we define allegoric composition as the employment of one set of <agents and> images ... so as to convey, while we disguise, either moral qualities or conceptions of the mind that are not in themselves objects of the Senses, or other <images,> agents, actions, fortunes and circumstances, so that the difference is every where presented to the eye or imagination while the Likeness is suggested to the mind. (Lectures 1808-19 ii:99). 

  When he prepared the Biographia Literaria and the "Statesman's Manual" for publication in 1816-17, Coleridge was no longer willing to allow imagination this much proximity to images, particularly allegorical ones. Early in the Biographia Literaria, he tries to make this argument stick by splitting the imagination from its etymological shadow phantasia.[47] He asserts that while it is not "easy to conceive a more apposite translation of the Greek Phantasia, than the Latin Imaginatio," the history of their usage offers a special instance of the process by which the "instinct of growth, a certain collective, unconscious good sense work[s] progressively to desynonymize those words originally of the same meaning" (BL 1:82) - that is, words which have the same etymology.

  Desynonymization is an artifact of eighteenth- and nineteenth-century language theory, which claimed that, as language develops, it moves from concrete to abstract meanings.[48] Wary of abstraction though he is, Coleridge here finds it useful for presenting a shift from phantasia's highly material and "experimental" view of images as what the eye gains from "sense impressions," to the synthetic, "esemplastic power" of the imagination. Although he had developed this principle years earlier, its function in the Biographia Literaria is more specific than general: to rid the imagination of its unsavory double so completely that it will disappear even as the "original likeness" of a word's ancient pronunciation will finally be "worn away" after centuries of phonetic variations (BL 1:83n.). This argument draws heavily on recent German philosophical attention to these terms, particularly that of Jean-Paul Richter, who suggests that imagination ("Einbildungskraft") is inferior to fancy ("Phantasie"), which "makes all parts whole," "totalizes everything, even the endless universe" ("totalisiert alles, auch das unendliche All").[49] Coleridge will in the end reassign fancy's synthesizing power to imagination.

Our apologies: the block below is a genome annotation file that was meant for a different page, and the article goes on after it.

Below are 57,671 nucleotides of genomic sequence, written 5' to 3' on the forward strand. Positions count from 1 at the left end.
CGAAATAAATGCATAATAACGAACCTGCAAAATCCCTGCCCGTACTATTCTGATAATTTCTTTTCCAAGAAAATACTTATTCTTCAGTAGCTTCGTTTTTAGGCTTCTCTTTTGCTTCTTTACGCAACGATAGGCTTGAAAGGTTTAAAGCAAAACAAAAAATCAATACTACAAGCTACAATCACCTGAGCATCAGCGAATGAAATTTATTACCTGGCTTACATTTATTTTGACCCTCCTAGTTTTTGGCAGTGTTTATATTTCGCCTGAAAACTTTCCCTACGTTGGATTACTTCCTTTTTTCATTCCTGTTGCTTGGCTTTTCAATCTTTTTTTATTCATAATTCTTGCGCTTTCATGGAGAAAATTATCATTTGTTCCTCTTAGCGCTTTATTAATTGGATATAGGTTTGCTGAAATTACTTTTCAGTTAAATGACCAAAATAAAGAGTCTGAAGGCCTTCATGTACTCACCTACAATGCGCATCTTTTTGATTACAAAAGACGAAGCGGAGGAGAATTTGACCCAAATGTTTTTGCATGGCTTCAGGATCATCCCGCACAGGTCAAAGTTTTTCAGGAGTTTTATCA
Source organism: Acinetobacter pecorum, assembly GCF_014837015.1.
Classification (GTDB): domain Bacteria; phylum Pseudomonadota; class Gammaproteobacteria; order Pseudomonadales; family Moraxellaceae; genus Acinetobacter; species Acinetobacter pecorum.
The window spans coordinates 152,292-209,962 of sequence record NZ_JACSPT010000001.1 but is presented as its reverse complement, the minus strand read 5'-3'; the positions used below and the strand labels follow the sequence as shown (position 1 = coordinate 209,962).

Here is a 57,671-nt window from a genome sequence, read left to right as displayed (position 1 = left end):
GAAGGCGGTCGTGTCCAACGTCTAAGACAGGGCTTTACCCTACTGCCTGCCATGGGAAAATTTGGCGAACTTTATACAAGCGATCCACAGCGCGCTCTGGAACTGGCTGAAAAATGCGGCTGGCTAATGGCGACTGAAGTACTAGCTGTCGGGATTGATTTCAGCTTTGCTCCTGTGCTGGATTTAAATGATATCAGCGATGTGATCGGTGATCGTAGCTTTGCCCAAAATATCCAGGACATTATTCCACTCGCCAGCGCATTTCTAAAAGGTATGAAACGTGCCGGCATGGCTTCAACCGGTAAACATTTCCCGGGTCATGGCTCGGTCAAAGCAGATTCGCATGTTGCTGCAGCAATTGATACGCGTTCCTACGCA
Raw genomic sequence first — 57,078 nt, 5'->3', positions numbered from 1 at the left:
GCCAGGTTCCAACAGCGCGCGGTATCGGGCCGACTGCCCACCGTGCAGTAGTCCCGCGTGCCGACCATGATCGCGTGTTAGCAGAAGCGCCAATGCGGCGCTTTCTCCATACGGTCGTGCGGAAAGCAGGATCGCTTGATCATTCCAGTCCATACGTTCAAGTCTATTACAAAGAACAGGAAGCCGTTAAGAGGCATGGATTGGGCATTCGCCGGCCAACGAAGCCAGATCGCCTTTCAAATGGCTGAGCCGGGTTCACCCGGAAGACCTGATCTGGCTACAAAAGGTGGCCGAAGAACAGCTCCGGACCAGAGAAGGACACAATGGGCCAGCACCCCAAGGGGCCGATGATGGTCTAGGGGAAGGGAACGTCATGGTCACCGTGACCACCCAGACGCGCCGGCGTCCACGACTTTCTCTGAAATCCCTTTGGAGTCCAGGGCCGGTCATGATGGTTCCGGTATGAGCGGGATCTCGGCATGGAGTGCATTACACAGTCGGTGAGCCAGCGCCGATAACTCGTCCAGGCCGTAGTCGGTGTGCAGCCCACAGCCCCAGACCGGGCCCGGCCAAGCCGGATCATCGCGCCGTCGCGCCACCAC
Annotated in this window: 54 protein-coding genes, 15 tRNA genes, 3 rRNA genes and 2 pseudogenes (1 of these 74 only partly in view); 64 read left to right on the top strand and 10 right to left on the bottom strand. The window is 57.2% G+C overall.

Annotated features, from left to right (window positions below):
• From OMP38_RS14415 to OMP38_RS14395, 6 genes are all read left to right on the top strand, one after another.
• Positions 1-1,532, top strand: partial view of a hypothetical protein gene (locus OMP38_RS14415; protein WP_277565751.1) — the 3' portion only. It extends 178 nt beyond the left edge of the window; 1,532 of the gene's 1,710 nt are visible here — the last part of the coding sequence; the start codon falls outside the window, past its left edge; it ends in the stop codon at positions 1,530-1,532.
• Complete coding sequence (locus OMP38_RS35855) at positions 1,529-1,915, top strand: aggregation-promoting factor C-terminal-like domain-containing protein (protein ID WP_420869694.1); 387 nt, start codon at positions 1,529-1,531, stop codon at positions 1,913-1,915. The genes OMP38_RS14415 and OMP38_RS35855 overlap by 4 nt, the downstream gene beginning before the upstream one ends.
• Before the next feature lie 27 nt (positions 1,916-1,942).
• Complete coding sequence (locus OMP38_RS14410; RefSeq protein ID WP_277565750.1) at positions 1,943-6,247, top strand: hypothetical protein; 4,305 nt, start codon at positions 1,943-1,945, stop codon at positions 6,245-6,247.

In the next chapter of the Biographia Literaria, he returns to phantasia by a circuitous route. This return is also half buried in a long note which reviews the problematic definition of idea in early modern philosophy, beginning with Hobbes's mechanistic equation of sense impressions with ideas (BL 1:96). Against Hobbes and his empiricist descendants, Coleridge defends the Platonic conception of the Greek term idea as roughly equivalent to the noun "Ideal." To illustrate this use of the term, he quotes a passage from Jeremy Taylor's Sermons 
St. Lewis the King sent Ivo Bishop of Chartres on an embassy, and he told, that he met a grave and stately matron on the way with a censer of fire in one hand, and a vessel of water in the other; and observing her to have a melancholy, religious, and phantastic deportment and look, he asked her what those symbols meant, and what she meant to do with her fire and water; she answered, my purpose is with the fire to burn paradise, and with my water to quench the flames of hell, that men may serve God purely for the love of God. But we rarely meet with such spirits which love virtue so metaphysically as to abstract her from all sensible compositions, and love the purity of the idea. (BL 1:97-98n.)

  Modern editors note that Coleridge probably wrote the final sentence, which does not appear in Taylor's text. As a gloss on the anecdote, this emphatic declaration minimizes the curious blend of the sensible and the abstract that makes the woman's deportment "phantastic" in the sense of being outlandish and highly visible. Were this consanguinity of terms not expressly foreclosed by Coleridge's parallel desynonymization of symbol and allegory, we might say that the woman's appearance and speech recognize no difference between the allegorical idea and the world of things - that she witnesses an allegorical truth by symbolic means.[50]